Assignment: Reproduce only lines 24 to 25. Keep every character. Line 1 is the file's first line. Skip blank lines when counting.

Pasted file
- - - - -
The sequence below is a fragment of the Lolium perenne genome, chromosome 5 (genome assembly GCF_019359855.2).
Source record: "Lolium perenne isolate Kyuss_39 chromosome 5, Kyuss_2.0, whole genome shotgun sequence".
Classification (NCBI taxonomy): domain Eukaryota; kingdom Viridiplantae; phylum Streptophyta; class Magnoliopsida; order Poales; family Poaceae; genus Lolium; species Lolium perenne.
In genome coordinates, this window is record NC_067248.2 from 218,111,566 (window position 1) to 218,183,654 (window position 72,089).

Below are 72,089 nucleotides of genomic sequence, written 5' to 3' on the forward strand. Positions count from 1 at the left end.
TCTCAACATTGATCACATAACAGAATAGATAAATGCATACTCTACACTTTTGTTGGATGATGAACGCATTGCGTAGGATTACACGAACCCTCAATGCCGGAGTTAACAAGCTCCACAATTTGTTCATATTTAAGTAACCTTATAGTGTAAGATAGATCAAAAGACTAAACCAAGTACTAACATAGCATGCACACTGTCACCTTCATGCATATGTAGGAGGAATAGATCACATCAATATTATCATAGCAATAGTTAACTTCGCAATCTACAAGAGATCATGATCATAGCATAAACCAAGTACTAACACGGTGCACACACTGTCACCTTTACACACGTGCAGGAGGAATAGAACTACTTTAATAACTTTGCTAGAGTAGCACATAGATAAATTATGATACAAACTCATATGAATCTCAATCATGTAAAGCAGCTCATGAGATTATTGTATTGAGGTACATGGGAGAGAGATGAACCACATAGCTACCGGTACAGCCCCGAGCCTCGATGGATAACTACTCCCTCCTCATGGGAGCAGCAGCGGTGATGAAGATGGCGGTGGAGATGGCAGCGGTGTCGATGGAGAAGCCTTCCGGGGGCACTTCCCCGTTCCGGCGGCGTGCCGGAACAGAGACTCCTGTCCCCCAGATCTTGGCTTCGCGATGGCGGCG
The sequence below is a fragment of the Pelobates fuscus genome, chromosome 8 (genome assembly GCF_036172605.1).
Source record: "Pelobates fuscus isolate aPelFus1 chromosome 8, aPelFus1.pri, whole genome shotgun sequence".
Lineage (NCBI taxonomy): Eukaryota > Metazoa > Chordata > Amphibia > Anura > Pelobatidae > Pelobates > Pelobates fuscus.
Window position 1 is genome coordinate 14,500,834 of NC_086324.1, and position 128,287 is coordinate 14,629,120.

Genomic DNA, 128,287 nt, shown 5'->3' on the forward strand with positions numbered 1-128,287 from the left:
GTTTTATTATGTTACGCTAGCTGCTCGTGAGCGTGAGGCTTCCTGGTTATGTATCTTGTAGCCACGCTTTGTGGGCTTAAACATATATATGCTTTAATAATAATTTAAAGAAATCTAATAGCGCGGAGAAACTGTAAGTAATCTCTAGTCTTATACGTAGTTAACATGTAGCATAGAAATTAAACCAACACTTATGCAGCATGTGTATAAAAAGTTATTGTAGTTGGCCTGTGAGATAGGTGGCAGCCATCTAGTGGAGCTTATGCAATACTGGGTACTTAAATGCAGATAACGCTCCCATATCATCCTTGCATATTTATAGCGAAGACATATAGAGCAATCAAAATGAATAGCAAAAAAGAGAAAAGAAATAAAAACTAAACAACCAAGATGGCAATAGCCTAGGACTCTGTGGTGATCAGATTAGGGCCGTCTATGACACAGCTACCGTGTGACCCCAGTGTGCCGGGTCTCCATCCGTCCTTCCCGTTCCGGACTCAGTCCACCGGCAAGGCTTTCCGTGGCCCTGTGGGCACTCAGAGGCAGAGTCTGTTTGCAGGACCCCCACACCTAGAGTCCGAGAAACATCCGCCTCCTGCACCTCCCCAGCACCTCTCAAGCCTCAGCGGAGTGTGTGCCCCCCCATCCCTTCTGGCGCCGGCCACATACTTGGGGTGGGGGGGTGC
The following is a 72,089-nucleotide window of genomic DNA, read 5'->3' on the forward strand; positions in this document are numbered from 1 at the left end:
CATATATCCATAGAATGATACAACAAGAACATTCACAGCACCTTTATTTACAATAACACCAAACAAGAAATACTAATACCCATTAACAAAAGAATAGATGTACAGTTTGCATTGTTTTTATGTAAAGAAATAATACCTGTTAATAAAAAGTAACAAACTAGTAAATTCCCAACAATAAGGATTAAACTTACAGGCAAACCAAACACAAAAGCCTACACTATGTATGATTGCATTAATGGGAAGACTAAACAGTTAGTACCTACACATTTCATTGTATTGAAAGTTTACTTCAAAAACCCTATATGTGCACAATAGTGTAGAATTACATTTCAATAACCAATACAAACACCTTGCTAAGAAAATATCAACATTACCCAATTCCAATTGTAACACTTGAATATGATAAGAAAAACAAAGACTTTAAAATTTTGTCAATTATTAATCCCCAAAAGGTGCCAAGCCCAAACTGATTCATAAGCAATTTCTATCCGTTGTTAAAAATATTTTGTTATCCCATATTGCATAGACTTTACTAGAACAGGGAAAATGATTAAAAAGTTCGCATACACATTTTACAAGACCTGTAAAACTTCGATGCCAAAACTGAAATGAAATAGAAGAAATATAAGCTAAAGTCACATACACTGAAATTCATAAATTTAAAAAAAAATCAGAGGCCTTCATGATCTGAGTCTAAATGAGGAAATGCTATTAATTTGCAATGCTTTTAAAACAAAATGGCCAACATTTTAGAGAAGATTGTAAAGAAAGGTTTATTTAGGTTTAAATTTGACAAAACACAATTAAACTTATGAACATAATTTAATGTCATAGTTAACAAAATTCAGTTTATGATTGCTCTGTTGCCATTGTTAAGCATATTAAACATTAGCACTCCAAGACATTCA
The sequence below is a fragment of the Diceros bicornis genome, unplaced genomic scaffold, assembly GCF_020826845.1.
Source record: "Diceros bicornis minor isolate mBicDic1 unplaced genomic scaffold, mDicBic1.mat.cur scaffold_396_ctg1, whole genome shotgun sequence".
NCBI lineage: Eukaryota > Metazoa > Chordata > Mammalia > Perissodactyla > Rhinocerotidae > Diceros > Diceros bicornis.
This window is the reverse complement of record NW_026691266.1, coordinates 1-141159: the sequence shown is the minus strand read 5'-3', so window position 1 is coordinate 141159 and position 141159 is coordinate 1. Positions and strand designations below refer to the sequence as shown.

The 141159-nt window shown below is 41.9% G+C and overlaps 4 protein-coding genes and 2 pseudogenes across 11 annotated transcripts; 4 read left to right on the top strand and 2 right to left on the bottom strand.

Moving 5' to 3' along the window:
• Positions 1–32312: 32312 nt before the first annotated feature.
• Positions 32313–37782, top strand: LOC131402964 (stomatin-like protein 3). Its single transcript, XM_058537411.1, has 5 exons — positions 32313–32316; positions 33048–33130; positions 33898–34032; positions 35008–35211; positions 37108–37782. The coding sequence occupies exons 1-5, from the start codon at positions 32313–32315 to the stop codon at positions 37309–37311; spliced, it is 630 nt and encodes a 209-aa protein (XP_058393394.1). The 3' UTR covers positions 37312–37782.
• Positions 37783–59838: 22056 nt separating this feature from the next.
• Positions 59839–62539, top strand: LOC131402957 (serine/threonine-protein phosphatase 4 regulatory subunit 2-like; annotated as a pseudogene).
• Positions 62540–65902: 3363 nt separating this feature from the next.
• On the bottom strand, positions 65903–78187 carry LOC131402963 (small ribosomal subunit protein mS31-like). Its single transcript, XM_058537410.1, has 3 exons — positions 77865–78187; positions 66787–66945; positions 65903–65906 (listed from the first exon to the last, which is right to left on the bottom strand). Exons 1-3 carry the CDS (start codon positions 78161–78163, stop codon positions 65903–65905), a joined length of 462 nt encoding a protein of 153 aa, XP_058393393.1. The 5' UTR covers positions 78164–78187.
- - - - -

• Positions 59839–62539, top strand: LOC131402957 (serine/threonine-protein phosphatase 4 regulatory subunit 2-like; annotated as a pseudogene).
• Positions 62540–65902: 3363 nt separating this feature from the next.